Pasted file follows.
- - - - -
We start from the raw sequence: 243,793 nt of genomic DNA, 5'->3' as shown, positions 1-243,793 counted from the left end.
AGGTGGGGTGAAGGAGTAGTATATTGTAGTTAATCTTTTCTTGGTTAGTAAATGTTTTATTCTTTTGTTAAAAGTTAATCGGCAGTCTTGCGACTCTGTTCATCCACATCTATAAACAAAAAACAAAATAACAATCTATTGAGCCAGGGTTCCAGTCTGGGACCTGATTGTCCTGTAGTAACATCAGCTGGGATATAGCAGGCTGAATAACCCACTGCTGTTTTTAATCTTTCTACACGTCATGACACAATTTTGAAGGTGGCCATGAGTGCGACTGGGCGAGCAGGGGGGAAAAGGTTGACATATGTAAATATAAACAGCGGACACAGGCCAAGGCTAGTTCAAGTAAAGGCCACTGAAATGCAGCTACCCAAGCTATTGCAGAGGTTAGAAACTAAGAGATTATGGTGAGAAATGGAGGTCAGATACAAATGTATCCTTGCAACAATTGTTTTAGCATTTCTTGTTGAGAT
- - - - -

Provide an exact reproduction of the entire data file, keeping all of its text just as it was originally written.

We start from the raw sequence: 243,793 nt of genomic DNA, 5'->3' as shown, positions 1-243,793 counted from the left end.
AGGTGGGGTGAAGGAGTAGTATATTGTAGTTAATCTTTTCTTGGTTAGTAAATGTTTTATTCTTTTGTTAAAAGTTAATCGGCAGTCTTGCGACTCTGTTCATCCACATCTATAAACAAAAAACAAAATAACAATCTATTGAGCCAGGGTTCCAGTCTGGGACCTGATTGTCCTGTAGTAACATCAGCTGGGATATAGCAGGCTGAATAACCCACTGCTGTTTTTAATCTTTCTACACGTCATGACACAATTTTGAAGGTGGCCATGAGTGCGACTGGGCGAGCAGGGGGGAAAAGGTTGACATATGTAAATATAAACAGCGGACACAGGCCAAGGCTAGTTCAAGTAAAGGCCACTGAAATGCAGCTACCCAAGCTATTGCAGAGGTTAGAAACTAAGAGATTATGGTGAGAAATGGAGGTCAGATACAAATGTATCCTTGCAACAATTGTTTTAGCATTTCTTGTTGAGAT